by Matt Kapko

Is simplicity the secret to social media success?

Oct 06, 2015
Social Networking Apps

Successful social networks tend to abandon their original simplicity. Many of them instead take a 'Swiss Army knife approach,' adding seemingly endless features and losing their focus along the way.

Few social media services remain simple and focused for long. The original purpose or goals of social apps almost always give way to additional features designed to keep people engaged and attract new users. However, social networks that maintain the nucleus without scrambling to add unnecessary features can experience rapid and sustained growth.

Instagram, Snapchat keep focus but expand reach

Instagram and Snapchat both made numerous changes since they launched five years and four years ago, respectively, but they are still among the most stripped-down, simple social apps available. And neither of them lacks users, growth or popularity.

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Instagram is now the second largest social network in the United States behind Facebook (which owns Instagram), having surged past Twitter, with more than 400 million monthly active users (MAU). The photo-sharing app hit 200 million MAUs in March 2014, then passed 300 million MAUs in December 2014 and recently hit 400 million MAUs in late last month.

While some of the older, and seemingly more established, social networks such as Twitter continue to pack new features into their platforms, the usage results show that people want simpler social experiences instead of a labyrinths of buried options.

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“If there is a simple app that becomes popular those features are easily reproduced,” says Brian Blau, research director, Gartner. The value of a social network’s brand can quickly degrade under such circumstances, Blau says, which is one reason why there’s so much pressure on these companies to increase functionality.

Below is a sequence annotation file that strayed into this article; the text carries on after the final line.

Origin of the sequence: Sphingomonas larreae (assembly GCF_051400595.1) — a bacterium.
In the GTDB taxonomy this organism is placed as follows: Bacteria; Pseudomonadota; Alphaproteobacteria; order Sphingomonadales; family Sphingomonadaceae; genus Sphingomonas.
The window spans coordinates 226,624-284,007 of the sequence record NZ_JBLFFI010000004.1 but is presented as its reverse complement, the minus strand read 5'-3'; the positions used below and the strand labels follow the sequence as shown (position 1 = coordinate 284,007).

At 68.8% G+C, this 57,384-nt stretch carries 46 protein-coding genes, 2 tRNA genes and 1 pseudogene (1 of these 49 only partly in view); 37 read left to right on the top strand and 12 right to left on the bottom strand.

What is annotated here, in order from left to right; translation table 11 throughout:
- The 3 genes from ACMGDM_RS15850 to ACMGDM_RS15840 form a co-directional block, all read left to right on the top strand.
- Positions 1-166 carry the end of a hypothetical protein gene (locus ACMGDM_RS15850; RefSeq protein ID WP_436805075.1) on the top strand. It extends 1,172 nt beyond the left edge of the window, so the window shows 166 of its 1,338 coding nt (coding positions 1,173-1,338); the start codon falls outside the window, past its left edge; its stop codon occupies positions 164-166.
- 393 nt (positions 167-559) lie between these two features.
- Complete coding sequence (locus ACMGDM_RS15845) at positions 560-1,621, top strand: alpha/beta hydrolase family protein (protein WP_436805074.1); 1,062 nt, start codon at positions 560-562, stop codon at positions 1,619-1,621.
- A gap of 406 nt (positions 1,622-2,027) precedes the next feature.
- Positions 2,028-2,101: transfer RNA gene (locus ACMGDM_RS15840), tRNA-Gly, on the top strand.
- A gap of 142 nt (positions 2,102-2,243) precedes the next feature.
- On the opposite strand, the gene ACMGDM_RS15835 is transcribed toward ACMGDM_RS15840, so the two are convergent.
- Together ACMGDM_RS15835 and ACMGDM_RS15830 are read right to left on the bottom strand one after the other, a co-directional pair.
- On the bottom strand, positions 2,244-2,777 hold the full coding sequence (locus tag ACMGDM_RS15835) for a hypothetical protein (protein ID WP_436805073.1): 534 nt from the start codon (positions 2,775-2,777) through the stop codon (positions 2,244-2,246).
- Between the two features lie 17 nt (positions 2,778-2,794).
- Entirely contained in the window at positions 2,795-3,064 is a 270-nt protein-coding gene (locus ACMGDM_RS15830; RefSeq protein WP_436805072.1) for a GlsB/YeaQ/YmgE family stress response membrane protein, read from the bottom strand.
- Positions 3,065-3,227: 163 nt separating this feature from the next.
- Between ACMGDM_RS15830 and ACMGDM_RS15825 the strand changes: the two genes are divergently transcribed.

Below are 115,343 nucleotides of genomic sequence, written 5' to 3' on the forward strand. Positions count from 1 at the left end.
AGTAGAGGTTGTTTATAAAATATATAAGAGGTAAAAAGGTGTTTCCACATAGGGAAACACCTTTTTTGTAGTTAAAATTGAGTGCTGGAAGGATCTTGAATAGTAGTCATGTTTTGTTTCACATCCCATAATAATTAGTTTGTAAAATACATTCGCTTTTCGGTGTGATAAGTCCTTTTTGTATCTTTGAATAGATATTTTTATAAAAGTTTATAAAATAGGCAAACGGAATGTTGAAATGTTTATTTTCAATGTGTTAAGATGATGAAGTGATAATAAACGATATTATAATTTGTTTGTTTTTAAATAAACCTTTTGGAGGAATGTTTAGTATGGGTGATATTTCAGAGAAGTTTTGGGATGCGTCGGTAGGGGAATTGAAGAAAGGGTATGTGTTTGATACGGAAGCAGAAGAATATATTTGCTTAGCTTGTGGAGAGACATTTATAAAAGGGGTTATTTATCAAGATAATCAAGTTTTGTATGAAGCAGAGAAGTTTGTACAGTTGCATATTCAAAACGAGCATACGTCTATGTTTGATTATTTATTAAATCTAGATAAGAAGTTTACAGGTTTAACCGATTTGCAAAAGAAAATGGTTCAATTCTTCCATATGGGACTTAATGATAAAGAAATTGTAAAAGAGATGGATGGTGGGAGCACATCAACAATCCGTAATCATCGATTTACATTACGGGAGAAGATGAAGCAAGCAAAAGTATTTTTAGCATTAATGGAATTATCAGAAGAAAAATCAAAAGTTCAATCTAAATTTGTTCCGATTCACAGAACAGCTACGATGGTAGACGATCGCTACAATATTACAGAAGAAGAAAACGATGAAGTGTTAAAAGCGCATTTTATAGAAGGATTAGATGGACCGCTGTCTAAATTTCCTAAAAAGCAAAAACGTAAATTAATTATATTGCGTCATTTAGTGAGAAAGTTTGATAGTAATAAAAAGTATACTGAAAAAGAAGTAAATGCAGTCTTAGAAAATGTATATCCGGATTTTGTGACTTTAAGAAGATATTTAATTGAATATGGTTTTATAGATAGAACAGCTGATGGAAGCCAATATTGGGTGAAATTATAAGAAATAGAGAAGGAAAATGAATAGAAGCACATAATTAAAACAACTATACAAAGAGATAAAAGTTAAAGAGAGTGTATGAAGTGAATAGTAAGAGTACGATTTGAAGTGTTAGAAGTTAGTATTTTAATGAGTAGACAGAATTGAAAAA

“If they have some amount of growth and trajectory they’ll probably be hesitant to add too many features because they want to keep those core users engaged as long as possible,” says Blau. “The strategy is that after you gain these users, you can sort of push the features and functionality as much as you want, but eventually you’re going to have to add more services and that usually means adding more apps.”

Simplicity loses its luster

It’s difficult to clearly state the benefits of simplicity versus a breadth of features in social networks, because some of the most simple apps are slowly becoming more complex. “Snapchat is a great example,” says David Berkowitz, CMO of creative and technology agency MRY

Snapchat was initially a private messaging app. The company since added “Stories,” or collections of posts that last for 24 hours, and a “Discover” entertainment section that includes content specifically produced for the platform by major media companies. Snapchat now sees more than 4 billion video views each day, putting it on pace to overtake Facebook in the coming months.

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Instagram evolved much more quickly, according to Berkowitz. “It’s still about sharing photos, though looking at threads of comments to posts from popular photographers there, it often feels more like a rambling message board than a photography app,” he says.

Instagram added video a little more than two years ago, and its private messaging feature came soon after, in an effort to compete with Snapchat and other popular messaging apps. Apps such as WeChat, Kik, Line, Facebook Messenger and others, which started out as simple text, photo and video sharing services, eventually added a wide range of features, including gaming, ecommerce, event planning, news and more, according to Berkowitz.

Very few apps get more streamlined over time, he says. “Instead, it seems that every time an app posts an update in the App Store or Google Play, it’s adding some new feature.”